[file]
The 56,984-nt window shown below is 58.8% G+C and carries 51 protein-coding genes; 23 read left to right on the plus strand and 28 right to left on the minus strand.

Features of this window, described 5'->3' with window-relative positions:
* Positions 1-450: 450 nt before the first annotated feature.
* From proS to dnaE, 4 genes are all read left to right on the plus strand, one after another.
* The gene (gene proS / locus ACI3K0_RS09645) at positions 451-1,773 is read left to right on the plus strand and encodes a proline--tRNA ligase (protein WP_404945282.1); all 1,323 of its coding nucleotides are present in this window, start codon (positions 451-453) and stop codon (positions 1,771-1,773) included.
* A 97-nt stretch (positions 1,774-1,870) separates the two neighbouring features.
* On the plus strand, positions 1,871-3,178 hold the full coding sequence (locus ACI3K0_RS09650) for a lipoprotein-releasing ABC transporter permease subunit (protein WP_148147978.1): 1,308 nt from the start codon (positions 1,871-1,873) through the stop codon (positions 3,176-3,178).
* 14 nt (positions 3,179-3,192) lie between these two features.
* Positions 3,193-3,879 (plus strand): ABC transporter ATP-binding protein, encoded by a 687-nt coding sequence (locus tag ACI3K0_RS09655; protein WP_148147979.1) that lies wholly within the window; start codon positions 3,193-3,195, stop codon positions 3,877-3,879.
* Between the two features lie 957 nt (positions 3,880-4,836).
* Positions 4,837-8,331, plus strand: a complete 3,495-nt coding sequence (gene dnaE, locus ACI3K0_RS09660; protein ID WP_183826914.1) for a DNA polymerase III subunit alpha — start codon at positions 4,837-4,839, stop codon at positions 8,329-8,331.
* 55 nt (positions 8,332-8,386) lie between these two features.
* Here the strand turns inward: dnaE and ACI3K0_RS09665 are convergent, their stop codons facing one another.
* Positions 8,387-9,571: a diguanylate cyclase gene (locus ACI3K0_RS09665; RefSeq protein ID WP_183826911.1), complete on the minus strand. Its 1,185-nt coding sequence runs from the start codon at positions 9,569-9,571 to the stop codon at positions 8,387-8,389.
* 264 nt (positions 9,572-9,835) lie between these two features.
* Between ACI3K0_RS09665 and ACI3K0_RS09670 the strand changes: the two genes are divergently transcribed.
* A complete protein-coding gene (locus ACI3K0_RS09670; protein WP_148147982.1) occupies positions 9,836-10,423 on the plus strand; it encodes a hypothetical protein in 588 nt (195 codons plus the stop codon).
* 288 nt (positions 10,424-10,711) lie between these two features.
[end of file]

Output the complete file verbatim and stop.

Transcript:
The 56,984-nt window shown below is 58.8% G+C and carries 51 protein-coding genes; 23 read left to right on the plus strand and 28 right to left on the minus strand.

Features of this window, described 5'->3' with window-relative positions:
* Positions 1-450: 450 nt before the first annotated feature.
* From proS to dnaE, 4 genes are all read left to right on the plus strand, one after another.
* The gene (gene proS / locus ACI3K0_RS09645) at positions 451-1,773 is read left to right on the plus strand and encodes a proline--tRNA ligase (protein WP_404945282.1); all 1,323 of its coding nucleotides are present in this window, start codon (positions 451-453) and stop codon (positions 1,771-1,773) included.
* A 97-nt stretch (positions 1,774-1,870) separates the two neighbouring features.
* On the plus strand, positions 1,871-3,178 hold the full coding sequence (locus ACI3K0_RS09650) for a lipoprotein-releasing ABC transporter permease subunit (protein WP_148147978.1): 1,308 nt from the start codon (positions 1,871-1,873) through the stop codon (positions 3,176-3,178).
* 14 nt (positions 3,179-3,192) lie between these two features.
* Positions 3,193-3,879 (plus strand): ABC transporter ATP-binding protein, encoded by a 687-nt coding sequence (locus tag ACI3K0_RS09655; protein WP_148147979.1) that lies wholly within the window; start codon positions 3,193-3,195, stop codon positions 3,877-3,879.
* Between the two features lie 957 nt (positions 3,880-4,836).
* Positions 4,837-8,331, plus strand: a complete 3,495-nt coding sequence (gene dnaE, locus ACI3K0_RS09660; protein ID WP_183826914.1) for a DNA polymerase III subunit alpha — start codon at positions 4,837-4,839, stop codon at positions 8,329-8,331.
* 55 nt (positions 8,332-8,386) lie between these two features.
* Here the strand turns inward: dnaE and ACI3K0_RS09665 are convergent, their stop codons facing one another.
* Positions 8,387-9,571: a diguanylate cyclase gene (locus ACI3K0_RS09665; RefSeq protein ID WP_183826911.1), complete on the minus strand. Its 1,185-nt coding sequence runs from the start codon at positions 9,569-9,571 to the stop codon at positions 8,387-8,389.
* 264 nt (positions 9,572-9,835) lie between these two features.
* Between ACI3K0_RS09665 and ACI3K0_RS09670 the strand changes: the two genes are divergently transcribed.
* A complete protein-coding gene (locus ACI3K0_RS09670; protein WP_148147982.1) occupies positions 9,836-10,423 on the plus strand; it encodes a hypothetical protein in 588 nt (195 codons plus the stop codon).
* 288 nt (positions 10,424-10,711) lie between these two features.